When we believe, heaven is not empty. When we believe, we give ourselves a chance. When we believe, everything is possible.
Yet, we ask ourselves if we have permission to believe, to believe that something good can happen to us. We hesitate because before we even dare to believe — before we start moving an inch — we already fear disappointment.
We call our doubts justified or we call ourselves realists, but the truth is, we think believing in something or someone — or simply believing — is a risk.
There are few things more tragic than that.
We tell ourselves that we used to believe, that we did everything right and still lost in the end. We were deeply disappointed, and we want to learn from our mistakes, not repeat them.
Whatever happened, being optimistic hurt at one point. Besides, we do not think we can be optimists. Life taught us differently and yes, we have the right to go through life as we like.
However, maybe we only need to be reminded that we are not on this earth to constantly worry, prepare for a possible future crisis, mistrust everything and everyone, and adjust our expectations.
Maybe life is not about seeing the negative as early as possible to avoid disappointment, but about being allowed to experience life with ups and downs that are totally up to our interpretation.
Objectively considered, the optimist probably experiences the same disappointments as the realist, but the interpretation of the reality is a game-changer for the optimist.
Newly transferred tasks at work are no disrespect or insult for the optimist: they are chances to prove him or herself and learn something new that can never be taken away.
The optimist does not ask if something can work, the optimist asks how something can work.
Believing and trusting in something — in ourselves, in goodness — gives us trust and makes us courageous. Courage lets us get active, and seeing that our actions can make a difference gives us hope. Hope lets us always find a way.
How much positive thinking influences our biology and our health is described by Ph.D. Bruce H. Lipton in his book The Biology of Belief.
He explains how the cells in our bodies react to our beliefs. Whenever we choose to have a positive outlook on life and the world, the biochemical signals reaching our cells induce a growth response.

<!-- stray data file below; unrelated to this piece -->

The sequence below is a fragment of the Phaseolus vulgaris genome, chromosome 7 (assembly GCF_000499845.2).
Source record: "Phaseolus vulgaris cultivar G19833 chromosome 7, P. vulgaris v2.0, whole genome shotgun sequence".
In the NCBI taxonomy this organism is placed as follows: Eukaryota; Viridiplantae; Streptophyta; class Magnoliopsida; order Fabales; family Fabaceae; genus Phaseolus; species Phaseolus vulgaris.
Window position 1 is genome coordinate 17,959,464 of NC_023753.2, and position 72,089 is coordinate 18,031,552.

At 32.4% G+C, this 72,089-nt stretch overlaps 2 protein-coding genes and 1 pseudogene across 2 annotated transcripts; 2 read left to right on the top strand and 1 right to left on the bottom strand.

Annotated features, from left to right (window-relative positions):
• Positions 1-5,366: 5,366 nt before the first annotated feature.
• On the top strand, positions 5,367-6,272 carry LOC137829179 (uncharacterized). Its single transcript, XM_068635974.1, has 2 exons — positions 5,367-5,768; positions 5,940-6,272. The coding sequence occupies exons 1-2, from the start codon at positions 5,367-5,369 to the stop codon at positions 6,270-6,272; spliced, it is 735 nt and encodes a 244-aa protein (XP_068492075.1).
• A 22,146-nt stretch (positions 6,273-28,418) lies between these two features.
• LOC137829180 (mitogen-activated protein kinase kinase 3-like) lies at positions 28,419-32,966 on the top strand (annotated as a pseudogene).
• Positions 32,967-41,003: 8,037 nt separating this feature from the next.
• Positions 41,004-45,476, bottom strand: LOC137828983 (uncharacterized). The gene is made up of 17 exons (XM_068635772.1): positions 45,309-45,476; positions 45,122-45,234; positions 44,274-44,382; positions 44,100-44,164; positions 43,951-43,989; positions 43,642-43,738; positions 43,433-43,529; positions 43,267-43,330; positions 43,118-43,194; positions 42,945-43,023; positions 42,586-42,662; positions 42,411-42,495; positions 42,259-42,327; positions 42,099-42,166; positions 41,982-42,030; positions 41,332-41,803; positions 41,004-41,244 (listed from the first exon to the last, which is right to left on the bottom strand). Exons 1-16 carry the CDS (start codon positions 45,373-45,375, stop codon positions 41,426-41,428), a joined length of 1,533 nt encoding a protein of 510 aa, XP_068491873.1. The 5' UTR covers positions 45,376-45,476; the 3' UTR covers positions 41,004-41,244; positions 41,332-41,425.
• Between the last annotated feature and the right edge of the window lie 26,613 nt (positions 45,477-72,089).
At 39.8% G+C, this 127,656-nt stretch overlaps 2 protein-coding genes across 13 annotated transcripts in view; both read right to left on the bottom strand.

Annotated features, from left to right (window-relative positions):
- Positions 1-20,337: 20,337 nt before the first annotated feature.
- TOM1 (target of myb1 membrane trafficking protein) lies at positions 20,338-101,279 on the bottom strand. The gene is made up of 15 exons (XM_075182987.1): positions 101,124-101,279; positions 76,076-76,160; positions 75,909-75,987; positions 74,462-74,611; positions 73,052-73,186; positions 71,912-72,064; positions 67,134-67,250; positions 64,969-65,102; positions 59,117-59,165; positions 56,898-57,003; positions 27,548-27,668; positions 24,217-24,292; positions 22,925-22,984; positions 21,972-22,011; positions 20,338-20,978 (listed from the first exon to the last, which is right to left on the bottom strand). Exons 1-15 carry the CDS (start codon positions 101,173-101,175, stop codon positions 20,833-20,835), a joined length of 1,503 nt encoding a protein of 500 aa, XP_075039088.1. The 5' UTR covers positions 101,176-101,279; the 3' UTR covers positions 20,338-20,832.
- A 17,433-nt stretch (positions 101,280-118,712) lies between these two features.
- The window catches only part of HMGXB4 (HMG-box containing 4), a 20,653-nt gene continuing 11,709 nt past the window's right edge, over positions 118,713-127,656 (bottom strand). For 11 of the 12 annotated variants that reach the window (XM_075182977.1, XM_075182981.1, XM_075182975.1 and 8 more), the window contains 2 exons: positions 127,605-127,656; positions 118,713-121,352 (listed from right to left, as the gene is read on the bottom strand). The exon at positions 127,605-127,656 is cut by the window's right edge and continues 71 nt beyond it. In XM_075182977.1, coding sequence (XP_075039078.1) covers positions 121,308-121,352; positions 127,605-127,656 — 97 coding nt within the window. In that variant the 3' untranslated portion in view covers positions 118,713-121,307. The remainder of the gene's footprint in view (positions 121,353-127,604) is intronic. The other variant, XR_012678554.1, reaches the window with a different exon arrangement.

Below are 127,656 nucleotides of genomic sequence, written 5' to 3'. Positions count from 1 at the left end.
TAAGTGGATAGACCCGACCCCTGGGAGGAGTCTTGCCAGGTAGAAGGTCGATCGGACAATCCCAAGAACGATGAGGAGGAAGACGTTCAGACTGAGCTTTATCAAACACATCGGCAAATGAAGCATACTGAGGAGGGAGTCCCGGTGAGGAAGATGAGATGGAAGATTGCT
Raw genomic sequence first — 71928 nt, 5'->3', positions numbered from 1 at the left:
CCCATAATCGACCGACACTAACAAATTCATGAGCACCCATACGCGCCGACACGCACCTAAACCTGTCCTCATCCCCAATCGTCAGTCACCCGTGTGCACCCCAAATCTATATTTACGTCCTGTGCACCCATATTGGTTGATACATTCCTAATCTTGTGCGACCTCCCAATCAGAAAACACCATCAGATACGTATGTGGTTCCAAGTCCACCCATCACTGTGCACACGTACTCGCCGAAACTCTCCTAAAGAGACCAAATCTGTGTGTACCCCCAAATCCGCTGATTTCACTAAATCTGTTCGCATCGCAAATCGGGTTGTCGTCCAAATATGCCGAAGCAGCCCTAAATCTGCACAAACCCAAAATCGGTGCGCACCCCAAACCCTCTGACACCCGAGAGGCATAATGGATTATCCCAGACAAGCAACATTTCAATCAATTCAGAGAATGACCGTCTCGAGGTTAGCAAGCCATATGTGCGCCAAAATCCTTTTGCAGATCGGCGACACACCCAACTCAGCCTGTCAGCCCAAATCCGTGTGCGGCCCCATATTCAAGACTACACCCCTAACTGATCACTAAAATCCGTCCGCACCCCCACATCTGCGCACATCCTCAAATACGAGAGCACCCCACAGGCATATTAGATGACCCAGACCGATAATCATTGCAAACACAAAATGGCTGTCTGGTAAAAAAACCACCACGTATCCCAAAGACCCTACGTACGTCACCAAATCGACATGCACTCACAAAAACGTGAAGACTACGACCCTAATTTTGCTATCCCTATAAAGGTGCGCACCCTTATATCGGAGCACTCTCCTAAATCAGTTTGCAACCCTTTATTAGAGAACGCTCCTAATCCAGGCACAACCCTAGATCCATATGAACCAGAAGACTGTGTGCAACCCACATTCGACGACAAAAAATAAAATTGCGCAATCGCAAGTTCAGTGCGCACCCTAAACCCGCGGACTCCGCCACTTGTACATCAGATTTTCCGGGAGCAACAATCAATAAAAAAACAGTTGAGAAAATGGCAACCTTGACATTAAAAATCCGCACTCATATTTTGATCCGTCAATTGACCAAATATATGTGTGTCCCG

However, when we have negative beliefs, the induced response in our cells is one of fear and closing down in protection mode. This inhibits growth, but the body needs to constantly grow.
In his experiments, Lipton discovered that signals from the central nervous system override local signals emitted from the body and compares this to the power our mind (and therefore, our thinking) has. This is exactly how the placebo and the nocebo effects work. So, according to him, thinking negatively is threatening our health.
Even if we consider ourselves optimists, we are still going to make mistakes and we will still be disappointed at some point; however, we will not see it as a humiliation.
This changes how we handle those circumstances and it changes our outlook on the future. Something we need more than we think, when we cannot let go of the past and repeat over and over again in our head how mistreated we were. The very same thing that seemed to us a memorial for our failure and a warning sign for the future can show us our true strength if we dare to change our perspective.
However, we need to give ourselves a chance for that. It is not the exclusively positive incidents that make an optimist; rather, the optimist forms positive outcomes because this is who he or she is.
When we believe, we recover more quickly. When we believe, heaven is not empty. We are put on this earth to make it a better place — to live a life worth living, to build something. We are not here to constantly worry.
If we truly want to make a better world for ourselves and our kids, we need to be more optimistic.
Miracles can only happen if we have faith in their existence.